Mobile app launched in Singapore to identify and block scam messages, calls

A new mobile app ScamShield blocks phone numbers and SMSes from known scam numbers. — TODAY pic
A new mobile app ScamShield blocks phone numbers and SMSes from known scam numbers. — TODAY pic

SINGAPORE, Nov 22 — The National Crime Prevention Council (NCPC) on Friday launched a mobile application that can identify and block scam messages and phone calls.

Called ScamShield, the app uses artificial intelligence to identify keywords in messages from unknown contacts and move them into a “junk” folder, which will be created in the user’s phone.

It also allows users to report scam messages and calls via the app. Incoming phone numbers will be checked against a list of known scam numbers or those reported by other users, and blocked.

Such reports help to update the database, which will be shared with the police, NCPC said. The police, in turn, will provide the council with data of known scam phone numbers.

While it reduces the chances for scammers, who often initiate contact with potential victims via short message service (SMS) or phone calls, the app does not have access to users’ location, personal data or their contact lists.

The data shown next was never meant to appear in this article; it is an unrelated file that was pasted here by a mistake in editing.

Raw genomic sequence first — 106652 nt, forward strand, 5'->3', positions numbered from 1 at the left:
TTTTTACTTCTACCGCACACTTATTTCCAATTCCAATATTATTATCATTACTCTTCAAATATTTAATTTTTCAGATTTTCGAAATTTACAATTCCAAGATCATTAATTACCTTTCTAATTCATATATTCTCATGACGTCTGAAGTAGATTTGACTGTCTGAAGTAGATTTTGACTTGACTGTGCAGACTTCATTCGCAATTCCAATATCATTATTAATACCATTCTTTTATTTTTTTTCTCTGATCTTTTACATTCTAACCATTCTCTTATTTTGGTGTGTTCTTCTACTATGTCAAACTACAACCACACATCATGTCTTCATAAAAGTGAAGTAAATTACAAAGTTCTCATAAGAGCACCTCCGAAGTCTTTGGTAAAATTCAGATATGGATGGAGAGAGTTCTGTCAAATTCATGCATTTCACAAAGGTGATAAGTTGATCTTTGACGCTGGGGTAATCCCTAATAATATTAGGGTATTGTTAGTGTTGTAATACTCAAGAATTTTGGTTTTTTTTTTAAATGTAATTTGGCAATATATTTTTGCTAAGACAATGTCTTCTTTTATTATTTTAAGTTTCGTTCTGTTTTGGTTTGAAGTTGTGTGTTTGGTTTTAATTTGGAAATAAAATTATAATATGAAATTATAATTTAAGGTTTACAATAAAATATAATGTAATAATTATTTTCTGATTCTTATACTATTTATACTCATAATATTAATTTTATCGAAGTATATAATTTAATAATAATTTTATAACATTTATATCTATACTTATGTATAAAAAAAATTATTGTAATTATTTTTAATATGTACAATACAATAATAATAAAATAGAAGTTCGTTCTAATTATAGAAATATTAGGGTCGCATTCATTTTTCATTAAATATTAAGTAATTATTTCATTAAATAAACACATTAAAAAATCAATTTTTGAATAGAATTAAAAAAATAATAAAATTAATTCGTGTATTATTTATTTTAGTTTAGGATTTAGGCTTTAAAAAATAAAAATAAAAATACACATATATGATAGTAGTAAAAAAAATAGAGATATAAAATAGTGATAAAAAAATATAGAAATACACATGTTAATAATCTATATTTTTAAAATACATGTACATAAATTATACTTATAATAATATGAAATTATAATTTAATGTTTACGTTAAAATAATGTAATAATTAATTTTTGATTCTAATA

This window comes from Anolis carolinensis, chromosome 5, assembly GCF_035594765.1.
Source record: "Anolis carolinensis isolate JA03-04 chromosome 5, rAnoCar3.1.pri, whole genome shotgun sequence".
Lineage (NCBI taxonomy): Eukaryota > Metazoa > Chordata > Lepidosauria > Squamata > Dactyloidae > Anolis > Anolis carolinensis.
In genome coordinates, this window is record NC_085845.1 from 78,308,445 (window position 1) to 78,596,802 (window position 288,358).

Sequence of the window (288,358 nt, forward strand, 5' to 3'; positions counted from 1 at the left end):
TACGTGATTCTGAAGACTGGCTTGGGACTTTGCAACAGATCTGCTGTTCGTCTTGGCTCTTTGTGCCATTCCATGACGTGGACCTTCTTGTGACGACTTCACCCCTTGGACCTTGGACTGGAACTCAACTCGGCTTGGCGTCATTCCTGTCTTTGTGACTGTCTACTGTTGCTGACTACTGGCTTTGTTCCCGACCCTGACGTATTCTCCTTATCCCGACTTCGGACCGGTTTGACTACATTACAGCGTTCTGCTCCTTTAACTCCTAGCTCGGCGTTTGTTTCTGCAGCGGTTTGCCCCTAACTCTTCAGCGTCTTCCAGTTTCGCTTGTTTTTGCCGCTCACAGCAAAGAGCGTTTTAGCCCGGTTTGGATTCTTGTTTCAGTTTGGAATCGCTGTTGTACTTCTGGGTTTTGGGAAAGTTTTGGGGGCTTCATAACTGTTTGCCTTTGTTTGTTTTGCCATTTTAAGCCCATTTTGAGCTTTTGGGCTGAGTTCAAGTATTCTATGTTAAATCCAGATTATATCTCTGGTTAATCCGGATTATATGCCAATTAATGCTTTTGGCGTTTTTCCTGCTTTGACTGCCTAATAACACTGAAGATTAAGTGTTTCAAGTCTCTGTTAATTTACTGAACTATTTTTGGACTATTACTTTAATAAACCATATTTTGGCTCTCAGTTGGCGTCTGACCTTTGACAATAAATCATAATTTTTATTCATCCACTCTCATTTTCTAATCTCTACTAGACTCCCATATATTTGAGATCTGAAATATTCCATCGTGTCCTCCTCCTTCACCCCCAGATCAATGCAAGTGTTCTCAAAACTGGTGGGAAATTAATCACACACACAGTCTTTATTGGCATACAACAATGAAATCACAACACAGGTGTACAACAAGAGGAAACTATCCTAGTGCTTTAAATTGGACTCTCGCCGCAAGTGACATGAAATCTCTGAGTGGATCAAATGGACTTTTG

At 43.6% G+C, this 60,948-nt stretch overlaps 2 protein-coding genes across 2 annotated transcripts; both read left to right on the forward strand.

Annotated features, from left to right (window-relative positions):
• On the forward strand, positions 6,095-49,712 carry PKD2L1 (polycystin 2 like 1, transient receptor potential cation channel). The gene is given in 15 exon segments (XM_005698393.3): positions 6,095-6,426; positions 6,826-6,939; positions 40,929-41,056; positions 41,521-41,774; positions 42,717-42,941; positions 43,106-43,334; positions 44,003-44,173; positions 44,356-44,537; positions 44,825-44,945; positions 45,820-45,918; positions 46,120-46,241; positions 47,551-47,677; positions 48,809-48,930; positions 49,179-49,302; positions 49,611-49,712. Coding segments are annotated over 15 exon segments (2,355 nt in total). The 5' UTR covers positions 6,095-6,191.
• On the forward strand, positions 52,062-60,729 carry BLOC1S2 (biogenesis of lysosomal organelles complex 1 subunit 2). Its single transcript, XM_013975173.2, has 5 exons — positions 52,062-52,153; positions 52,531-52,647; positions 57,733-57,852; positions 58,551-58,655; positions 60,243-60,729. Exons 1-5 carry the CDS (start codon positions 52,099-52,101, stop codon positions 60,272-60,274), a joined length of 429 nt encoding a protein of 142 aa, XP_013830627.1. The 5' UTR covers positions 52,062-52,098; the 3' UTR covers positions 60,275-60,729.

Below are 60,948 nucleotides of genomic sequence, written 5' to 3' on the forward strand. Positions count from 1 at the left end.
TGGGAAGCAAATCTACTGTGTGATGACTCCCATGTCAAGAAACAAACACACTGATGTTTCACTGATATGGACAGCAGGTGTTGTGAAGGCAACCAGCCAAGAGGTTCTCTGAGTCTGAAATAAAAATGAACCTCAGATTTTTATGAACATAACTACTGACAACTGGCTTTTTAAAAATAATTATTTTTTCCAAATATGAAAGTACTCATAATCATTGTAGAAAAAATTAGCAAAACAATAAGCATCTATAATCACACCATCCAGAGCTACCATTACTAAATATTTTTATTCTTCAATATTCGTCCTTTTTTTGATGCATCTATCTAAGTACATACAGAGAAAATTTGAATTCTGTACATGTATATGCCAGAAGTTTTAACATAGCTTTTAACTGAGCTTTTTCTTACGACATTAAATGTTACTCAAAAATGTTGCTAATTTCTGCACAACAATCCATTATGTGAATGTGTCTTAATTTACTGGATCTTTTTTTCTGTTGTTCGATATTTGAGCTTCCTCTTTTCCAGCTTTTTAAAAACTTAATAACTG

It also does not require users to register with their mobile numbers.

“Only messages sent by unknown numbers will be read by the app, and only those identified as scam messages will be sent to NCPC for collation and shared with the police,” the council said.

However, given that phone numbers can be spoofed with ease, NCPC warned users that numbers not blocked by the app may still come from scammers.

ScamShield, jointly developed with the Government Technology Agency, is available only on iOS devices and can be downloaded from Apple's App Store for free.

Asked when it will be made available for Android users, NCPC said that it is still ironing out details.

At the virtual event on Friday, NCPC also launched a short film to warn members of the public of internet love scams.

The film will be broadcast on major television channels and screened on various social media platforms such as YouTube and Facebook.

The council said that there were 385 cases of internet love scams reported in the first half of this year, with more than S$13 million lost to this type of scam alone.

Gerald Singham, NCPC's chairman, said that S$102 million were lost to various scams in the first six months of the year despite its efforts to educate the public on scams.

“Scammers are hiding behind a ‘cloak of invisibility’ provided by the internet and this makes the fight even harder simply because we cannot see them. If we want to win this fight, we need to heighten our senses and learn to spot the various signs of a scam.

”NCPC hopes that the app will shield the public from these scams, he said, and urged the public to stay vigilant.

Desmond Tan, Minister of State for Home Affairs, said at the virtual event on Friday that the number of scam cases has been on the rise.

“As we move to the year-end, many of us are going to spend more time online. I’d like to remind everyone to be vigilant and also to be wary about giving your personal information to anyone and to be more careful when you make transactions online. — TODAY

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